IHOP cereal pancakes.

IHOP’s same-store sales were down 4.7 percent in April compared to 2019.

IHOP's Resurgence is Just Getting Started

More operating hours and capacity are the keys to improvement, the brand's president said. 

Capacity restrictions are still hitting IHOP pretty hard on the weekends—just ask Adam Sandler. 

In a viral video on TikTok, a woman showed footage of the comedian and his daughter leaving an IHOP because of a 30-minute wait. 

“On the weekends now, we have a new name for it—it’s called the ‘Adam Sandler Effect,’” Dine Brands CEO John Peyton said during the company’s Q1 earnings call. “So if Adam can’t get into IHOP on a weekend, then we truly have capacity restraints.”

It’s not just capacity restraints, either. IHOP is typically a 24/7 business, and franchisees are in the process of restaffing amid a labor crisis and adding more operating hours. It’s a slow process, and even slower in California, where a decent portion of stores reside. There’s also the fact people are still working from home, so not as many customers are stopping for breakfast—the pattern of business is just different. 

Because of those factors, IHOP’s same-store sales were still down 4.7 percent in April compared to 2019, which is a far cry from Applebee’s 11.4 percent growth during the same period. Prior to April, IHOP’s comps declined 21.2 percent in Q1 versus 2019, including a drop of 27.1 percent in January, a decline of 27.9 percent in February, and a 12 percent fall in March. 

IHOP president Jay Johns said he's made it his daily mission to close that gap. For example, IHOP’s comps skyrocketed 297.4 percent in April compared to 2020. Although it’s not as relevant of a comparison, the large number proves just how deep the hole was for IHOP last year, and how far it’s come in 2021.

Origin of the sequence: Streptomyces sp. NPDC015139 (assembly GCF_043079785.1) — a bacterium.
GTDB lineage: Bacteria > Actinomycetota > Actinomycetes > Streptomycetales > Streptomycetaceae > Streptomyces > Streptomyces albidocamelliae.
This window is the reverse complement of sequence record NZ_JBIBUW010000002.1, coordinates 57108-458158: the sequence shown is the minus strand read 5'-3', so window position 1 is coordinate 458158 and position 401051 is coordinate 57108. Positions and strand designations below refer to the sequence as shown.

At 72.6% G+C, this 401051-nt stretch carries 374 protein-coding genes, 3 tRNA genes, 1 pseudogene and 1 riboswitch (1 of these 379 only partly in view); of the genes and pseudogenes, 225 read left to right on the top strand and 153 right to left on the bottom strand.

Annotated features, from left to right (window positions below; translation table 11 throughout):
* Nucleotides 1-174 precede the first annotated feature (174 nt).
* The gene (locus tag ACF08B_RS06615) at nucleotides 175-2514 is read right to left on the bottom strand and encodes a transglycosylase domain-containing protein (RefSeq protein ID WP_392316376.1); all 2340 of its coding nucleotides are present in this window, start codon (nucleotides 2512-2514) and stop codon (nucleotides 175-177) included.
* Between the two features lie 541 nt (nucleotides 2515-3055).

Plus, major jurisdictions are starting to cooperate. Ninety-eight percent of stores were open as of March 31, compared to 70 percent at the end of December 31. Those figures are only getting better. New York City restaurants are heading to 75 percent capacity on Friday, and will move to 100 percent on May 19. Also, Los Angeles County moved into California’s yellow tier, meaning restaurants can allow 50 percent capacity, and up to 75 percent if all customers show proof of a negative COVID test or full vaccination. Even better than that, the entire state of California plans reopen its economy by June 15 if vaccinations and hospitalizations continue to go well. 

Average weekly sales per restaurant have grown significantly in 2021, and even surpassed pre-pandemic levels at times during Q1, thanks in part to the added boost of stimulus checks. IHOP saw $26,000 in average weekly sales per restaurant in January, and that lifted to just under $36,000 in March. During that stretch, the figure reached a peak of roughly $40,000.  

“When you're comparing versus 2019, which is what we’re all doing right now to see if you’re back to pre-pandemic levels, I think we can get there just with capacity and just with hours of operation. Everything else is going to be incremental. It makes us go up,” Johns said. “We do a great job with new menu items, we do a great job with innovation, great job with marketing. We’re going to steal share, we’re going to keep growing—that’s all upside I think afterwards. I think we can get back to where we were and beyond just with the capacity and the hours.”


The breakfast chain is aiming to hire 10,000 new workers for its franchised locations in the coming months.

Part of the upside is the continued growth of off-premises, which lifted 123.7 percent year-over-year. The channel accounted for 33.3 percent of sales, or flat compared to Q4—that means the channel is sticking even as dine-in returns. In fact, while mix remained the same, off-premises weekly sales were higher in March compared to when IHOP was 100 percent off-premises last year. 

It’s quite the turnaround, considering off-premises represented less than 10 percent of sales pre-pandemic.